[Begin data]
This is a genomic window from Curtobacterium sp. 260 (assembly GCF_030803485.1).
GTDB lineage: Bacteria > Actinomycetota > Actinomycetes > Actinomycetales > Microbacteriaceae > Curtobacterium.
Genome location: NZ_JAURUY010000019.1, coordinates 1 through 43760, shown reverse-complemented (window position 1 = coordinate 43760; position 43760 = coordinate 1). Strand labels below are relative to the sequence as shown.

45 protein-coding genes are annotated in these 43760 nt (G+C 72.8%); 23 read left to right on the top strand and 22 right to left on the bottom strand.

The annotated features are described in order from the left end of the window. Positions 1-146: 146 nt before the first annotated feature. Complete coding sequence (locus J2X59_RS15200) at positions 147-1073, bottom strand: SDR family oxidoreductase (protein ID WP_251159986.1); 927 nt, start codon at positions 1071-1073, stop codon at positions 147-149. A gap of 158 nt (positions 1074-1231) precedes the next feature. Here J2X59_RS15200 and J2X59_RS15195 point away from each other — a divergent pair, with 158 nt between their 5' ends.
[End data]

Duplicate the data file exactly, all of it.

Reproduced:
This is a genomic window from Curtobacterium sp. 260 (assembly GCF_030803485.1).
GTDB lineage: Bacteria > Actinomycetota > Actinomycetes > Actinomycetales > Microbacteriaceae > Curtobacterium.
Genome location: NZ_JAURUY010000019.1, coordinates 1 through 43760, shown reverse-complemented (window position 1 = coordinate 43760; position 43760 = coordinate 1). Strand labels below are relative to the sequence as shown.

45 protein-coding genes are annotated in these 43760 nt (G+C 72.8%); 23 read left to right on the top strand and 22 right to left on the bottom strand.

The annotated features are described in order from the left end of the window. Positions 1-146: 146 nt before the first annotated feature. Complete coding sequence (locus J2X59_RS15200) at positions 147-1073, bottom strand: SDR family oxidoreductase (protein ID WP_251159986.1); 927 nt, start codon at positions 1071-1073, stop codon at positions 147-149. A gap of 158 nt (positions 1074-1231) precedes the next feature. Here J2X59_RS15200 and J2X59_RS15195 point away from each other — a divergent pair, with 158 nt between their 5' ends.